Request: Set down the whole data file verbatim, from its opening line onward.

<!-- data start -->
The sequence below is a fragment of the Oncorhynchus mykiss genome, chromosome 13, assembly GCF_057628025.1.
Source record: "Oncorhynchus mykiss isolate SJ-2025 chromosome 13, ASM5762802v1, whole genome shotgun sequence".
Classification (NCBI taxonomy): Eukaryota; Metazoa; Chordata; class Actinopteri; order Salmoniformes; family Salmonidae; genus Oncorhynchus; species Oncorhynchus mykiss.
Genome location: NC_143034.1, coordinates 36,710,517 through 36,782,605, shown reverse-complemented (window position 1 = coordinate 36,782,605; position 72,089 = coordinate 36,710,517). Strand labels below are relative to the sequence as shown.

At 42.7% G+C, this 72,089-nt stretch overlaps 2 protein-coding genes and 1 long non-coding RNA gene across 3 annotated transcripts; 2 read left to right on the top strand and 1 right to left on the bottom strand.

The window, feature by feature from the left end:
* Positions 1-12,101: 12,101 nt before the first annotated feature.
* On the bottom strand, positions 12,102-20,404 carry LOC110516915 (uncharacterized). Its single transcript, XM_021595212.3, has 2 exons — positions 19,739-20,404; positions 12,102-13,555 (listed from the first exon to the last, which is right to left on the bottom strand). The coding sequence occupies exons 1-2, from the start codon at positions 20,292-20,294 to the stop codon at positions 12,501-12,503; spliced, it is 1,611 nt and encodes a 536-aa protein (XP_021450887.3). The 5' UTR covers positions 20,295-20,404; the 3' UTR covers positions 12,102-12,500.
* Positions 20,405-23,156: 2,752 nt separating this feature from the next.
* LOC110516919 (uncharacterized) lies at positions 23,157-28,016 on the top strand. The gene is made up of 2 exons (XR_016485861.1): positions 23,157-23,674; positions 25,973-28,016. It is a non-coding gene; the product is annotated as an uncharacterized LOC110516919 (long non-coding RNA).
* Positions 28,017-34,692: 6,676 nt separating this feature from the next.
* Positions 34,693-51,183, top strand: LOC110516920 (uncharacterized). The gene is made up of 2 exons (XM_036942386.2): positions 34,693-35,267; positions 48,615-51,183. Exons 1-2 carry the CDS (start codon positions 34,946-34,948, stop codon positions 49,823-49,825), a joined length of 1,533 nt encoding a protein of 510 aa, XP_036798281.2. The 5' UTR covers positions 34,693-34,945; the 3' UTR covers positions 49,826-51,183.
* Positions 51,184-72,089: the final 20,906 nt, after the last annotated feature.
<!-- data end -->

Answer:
The sequence below is a fragment of the Oncorhynchus mykiss genome, chromosome 13, assembly GCF_057628025.1.
Source record: "Oncorhynchus mykiss isolate SJ-2025 chromosome 13, ASM5762802v1, whole genome shotgun sequence".
Classification (NCBI taxonomy): Eukaryota; Metazoa; Chordata; class Actinopteri; order Salmoniformes; family Salmonidae; genus Oncorhynchus; species Oncorhynchus mykiss.
Genome location: NC_143034.1, coordinates 36,710,517 through 36,782,605, shown reverse-complemented (window position 1 = coordinate 36,782,605; position 72,089 = coordinate 36,710,517). Strand labels below are relative to the sequence as shown.

At 42.7% G+C, this 72,089-nt stretch overlaps 2 protein-coding genes and 1 long non-coding RNA gene across 3 annotated transcripts; 2 read left to right on the top strand and 1 right to left on the bottom strand.

The window, feature by feature from the left end:
* Positions 1-12,101: 12,101 nt before the first annotated feature.
* On the bottom strand, positions 12,102-20,404 carry LOC110516915 (uncharacterized). Its single transcript, XM_021595212.3, has 2 exons — positions 19,739-20,404; positions 12,102-13,555 (listed from the first exon to the last, which is right to left on the bottom strand). The coding sequence occupies exons 1-2, from the start codon at positions 20,292-20,294 to the stop codon at positions 12,501-12,503; spliced, it is 1,611 nt and encodes a 536-aa protein (XP_021450887.3). The 5' UTR covers positions 20,295-20,404; the 3' UTR covers positions 12,102-12,500.
* Positions 20,405-23,156: 2,752 nt separating this feature from the next.
* LOC110516919 (uncharacterized) lies at positions 23,157-28,016 on the top strand. The gene is made up of 2 exons (XR_016485861.1): positions 23,157-23,674; positions 25,973-28,016. It is a non-coding gene; the product is annotated as an uncharacterized LOC110516919 (long non-coding RNA).
* Positions 28,017-34,692: 6,676 nt separating this feature from the next.
* Positions 34,693-51,183, top strand: LOC110516920 (uncharacterized). The gene is made up of 2 exons (XM_036942386.2): positions 34,693-35,267; positions 48,615-51,183. Exons 1-2 carry the CDS (start codon positions 34,946-34,948, stop codon positions 49,823-49,825), a joined length of 1,533 nt encoding a protein of 510 aa, XP_036798281.2. The 5' UTR covers positions 34,693-34,945; the 3' UTR covers positions 49,826-51,183.
* Positions 51,184-72,089: the final 20,906 nt, after the last annotated feature.